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Kendi’s “Stamped From the Beginning” selected as Campus Read, Anti-Racist Open Classroom Series Announced

January 18, 2021

The Campus Read Committee is pleased to announce the Spring 2021 Anti-Racist Open Classroom Series, which will complement the selected Campus Read book, Stamped From the Beginning by Ibram X. Kendi.

“We chose Stamped from the Beginning and Stamped as the Campus Read books for this year because Ibram X. Kendi’s work as a historian of racist ideas and antiracism can help provide such a powerful tool with which to think about history and about America’s present moment,” said Assistant Professor of English Dr. Carolyn Dekker, who is a member of the Campus Read Committee.

The series will open up numerous Suomi College of Arts & Sciences virtual course lessons to the public throughout the semester, in the hopes of providing insight into how racism plays a role in various facets of the arts and sciences. Interested participants can join the classes for free by registering online here. A Zoom link will be sent to participants the day before each event.

“When we engage with histories of racism, we need to draw from across academic disciplines – from history and literature, the history of science and the best in current science, from sociology and psychology in order to understand the impacts that racism has on groups and individuals,” said Dr. Dekker. “Our best public thinkers on the subject are reading widely and performing this sort of synthesis. I’m excited for this open classroom series because it will give students and community members an opportunity to sample what our various liberal arts disciplines can offer this discussion, perhaps even including exposing visitors to a discipline that they would never have otherwise had the opportunity to study and bring into the conversation.”

Associate Professor of History Dr. William Knoblauch will kick off the series on January 21 with a lesson on the Reconstruction era. The Reconstruction era is defined as the period immediately after the Civil War in which America tried to reincorporate the South. It represents the years 1863-77 in American history.

“Students can expect to learn about the political ramifications of Reconstruction, the different approaches to Reconstruction, the rise of Jim Crow laws in the American South, and how specific laws, initiative, and organizations, actively worked to create a South in which African Americans would have very few political rights or economic freedom,” said Dr. Knoblauch.

When asked why the Reconstruction era is so important to understanding systemic racism in 2021, Dr. Knoblauch talked about how the foundation of today’s racism was built as a result of the Reconstruction effort.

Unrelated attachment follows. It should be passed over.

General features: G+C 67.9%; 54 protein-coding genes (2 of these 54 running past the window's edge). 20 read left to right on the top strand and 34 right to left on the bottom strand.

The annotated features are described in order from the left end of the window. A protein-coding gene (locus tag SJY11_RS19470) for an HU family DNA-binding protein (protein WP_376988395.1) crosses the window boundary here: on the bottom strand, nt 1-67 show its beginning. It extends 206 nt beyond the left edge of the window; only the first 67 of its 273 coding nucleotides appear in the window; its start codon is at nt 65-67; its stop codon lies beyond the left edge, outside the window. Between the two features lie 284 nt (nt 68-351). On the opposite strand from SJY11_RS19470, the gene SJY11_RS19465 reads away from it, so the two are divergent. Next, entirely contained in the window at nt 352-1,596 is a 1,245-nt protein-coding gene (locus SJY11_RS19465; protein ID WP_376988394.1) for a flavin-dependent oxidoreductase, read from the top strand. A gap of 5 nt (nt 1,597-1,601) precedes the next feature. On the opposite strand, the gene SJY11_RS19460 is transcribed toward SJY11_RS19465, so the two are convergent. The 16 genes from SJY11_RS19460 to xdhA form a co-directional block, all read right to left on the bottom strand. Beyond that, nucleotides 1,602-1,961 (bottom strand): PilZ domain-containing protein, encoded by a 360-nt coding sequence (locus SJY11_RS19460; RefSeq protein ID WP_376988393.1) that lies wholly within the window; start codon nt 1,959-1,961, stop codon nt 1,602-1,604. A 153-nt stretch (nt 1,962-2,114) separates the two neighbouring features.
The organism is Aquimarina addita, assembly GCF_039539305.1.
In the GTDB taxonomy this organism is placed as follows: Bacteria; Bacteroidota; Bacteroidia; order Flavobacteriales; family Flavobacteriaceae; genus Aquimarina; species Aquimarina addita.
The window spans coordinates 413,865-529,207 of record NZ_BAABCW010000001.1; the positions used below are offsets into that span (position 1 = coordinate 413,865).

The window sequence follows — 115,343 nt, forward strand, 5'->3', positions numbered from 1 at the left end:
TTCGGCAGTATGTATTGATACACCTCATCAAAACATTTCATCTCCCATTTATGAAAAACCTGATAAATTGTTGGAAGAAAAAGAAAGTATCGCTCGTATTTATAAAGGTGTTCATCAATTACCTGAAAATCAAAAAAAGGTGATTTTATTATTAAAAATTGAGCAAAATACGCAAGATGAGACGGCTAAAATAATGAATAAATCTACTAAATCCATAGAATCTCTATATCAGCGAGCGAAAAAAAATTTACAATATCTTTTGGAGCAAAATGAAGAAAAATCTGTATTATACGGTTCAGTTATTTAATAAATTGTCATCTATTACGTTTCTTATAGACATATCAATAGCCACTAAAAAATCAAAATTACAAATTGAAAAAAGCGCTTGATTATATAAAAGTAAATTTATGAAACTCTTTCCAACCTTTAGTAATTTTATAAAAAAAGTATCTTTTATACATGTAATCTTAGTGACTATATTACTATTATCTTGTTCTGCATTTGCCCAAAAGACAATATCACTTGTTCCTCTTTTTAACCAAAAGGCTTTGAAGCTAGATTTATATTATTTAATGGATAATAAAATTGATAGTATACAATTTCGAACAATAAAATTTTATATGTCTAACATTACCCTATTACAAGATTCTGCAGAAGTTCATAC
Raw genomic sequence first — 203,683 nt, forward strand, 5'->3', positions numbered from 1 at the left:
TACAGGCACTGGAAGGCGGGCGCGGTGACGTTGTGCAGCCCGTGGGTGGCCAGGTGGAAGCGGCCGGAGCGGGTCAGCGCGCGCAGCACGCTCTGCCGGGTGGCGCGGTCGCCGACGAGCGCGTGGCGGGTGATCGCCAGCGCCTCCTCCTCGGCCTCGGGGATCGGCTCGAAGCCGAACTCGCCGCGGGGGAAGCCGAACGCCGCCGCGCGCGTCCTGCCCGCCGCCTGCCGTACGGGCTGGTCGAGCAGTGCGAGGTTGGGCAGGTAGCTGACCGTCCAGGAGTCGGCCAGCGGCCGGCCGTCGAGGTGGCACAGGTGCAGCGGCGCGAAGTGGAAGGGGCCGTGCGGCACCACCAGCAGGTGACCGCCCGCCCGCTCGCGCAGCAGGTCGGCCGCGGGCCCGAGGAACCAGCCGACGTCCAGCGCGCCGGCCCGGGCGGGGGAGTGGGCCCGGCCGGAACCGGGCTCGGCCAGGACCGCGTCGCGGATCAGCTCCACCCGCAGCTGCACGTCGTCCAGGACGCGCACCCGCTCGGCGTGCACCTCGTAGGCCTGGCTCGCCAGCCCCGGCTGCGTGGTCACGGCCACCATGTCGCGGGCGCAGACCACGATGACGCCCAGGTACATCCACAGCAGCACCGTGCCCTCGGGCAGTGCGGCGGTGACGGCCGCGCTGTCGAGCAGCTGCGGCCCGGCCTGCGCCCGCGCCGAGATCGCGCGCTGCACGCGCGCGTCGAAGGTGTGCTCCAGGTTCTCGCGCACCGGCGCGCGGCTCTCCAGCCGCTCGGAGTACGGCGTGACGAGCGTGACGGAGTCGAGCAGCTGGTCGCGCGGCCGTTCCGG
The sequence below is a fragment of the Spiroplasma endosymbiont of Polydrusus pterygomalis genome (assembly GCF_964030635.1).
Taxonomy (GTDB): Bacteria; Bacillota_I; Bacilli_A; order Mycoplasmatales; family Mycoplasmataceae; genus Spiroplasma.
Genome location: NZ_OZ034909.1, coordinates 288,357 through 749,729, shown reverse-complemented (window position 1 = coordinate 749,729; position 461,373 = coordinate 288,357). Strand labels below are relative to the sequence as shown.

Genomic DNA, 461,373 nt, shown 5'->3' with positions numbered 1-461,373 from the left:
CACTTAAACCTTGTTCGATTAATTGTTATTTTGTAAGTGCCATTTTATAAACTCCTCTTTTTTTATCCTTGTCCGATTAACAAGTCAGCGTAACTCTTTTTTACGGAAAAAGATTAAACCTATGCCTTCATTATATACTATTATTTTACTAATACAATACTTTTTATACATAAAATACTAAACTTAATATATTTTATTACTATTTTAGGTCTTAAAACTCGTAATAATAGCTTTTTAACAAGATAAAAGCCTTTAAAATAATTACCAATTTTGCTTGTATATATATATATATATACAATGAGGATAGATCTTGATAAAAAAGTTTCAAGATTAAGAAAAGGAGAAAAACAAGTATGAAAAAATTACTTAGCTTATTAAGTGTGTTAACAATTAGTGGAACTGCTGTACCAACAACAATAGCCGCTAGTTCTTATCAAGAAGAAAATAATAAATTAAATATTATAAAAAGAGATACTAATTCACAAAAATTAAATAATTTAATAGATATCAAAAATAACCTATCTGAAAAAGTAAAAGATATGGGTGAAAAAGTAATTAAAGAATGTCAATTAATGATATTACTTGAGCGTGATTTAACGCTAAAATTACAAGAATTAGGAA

“The roots of today’s American-form of racism arose in part from the attempts at, and failures of, Reconstruction,” said Knoblauch. “Reconstruction was an opportunity to address what we call the ‘structural’ obstacles that recently-freed slaves faced. But armed with political weapons – more Congressional power, the Fillibuster, local Jim Crow Laws, and the KKK – southern Whites and their leaders refused to reshape the southern economy. The continuing efforts of oligarchs that arose from the slave aristrocracy spread their ideas into the American West in the decades to come, and their ideas about superiority morphed, but never went away. Therefore, Reconstruction’s legacy continues on to this day.”

Dr. Knoblauch’s lesson will begin with a lecture and accompanying images via powerpoint, but there will be ample opportunity for discussion and Q&A.

Full Series Schedule

  • Thursday, January 21, 1-2:30pm Dr. Bill Knoblauch, “Reconstruction,” US History from 1865
  • Tuesday, February 2, 4:10 pm: Dr. Hilary Virtanen, “Racism and White Nationalism in Finland Today,” History and Culture of Finland. 
  • Thursday, February 11, 9:10 – 10:30am Rev. Sarah Semmler Smith, “For the Bible Tells Me So: Christian Nationalism & White Supremacy,” World Religions.
  • Wednesday, February 17, 2:00pm Dr. Michael Reay, “Race and Ethnicity are Social,” Introduction to Sociology.
  • Tuesday, March 16, 11:00am – 12:00pm Dr. Carolyn Dekker, “Organizing with Dr. King,” African American Literature.
  • Wednesday, March 24, 1:10-2pm Dr. Jeff Pettibone, “Stereotypes and Prejudice,” Social Psychology.

You can register for each of the classes for free here.

Related Articles & Links

Campus Read
Suomi College of Arts & Sciences
Buy Stamped From the Beginning by Ibram X Kendi

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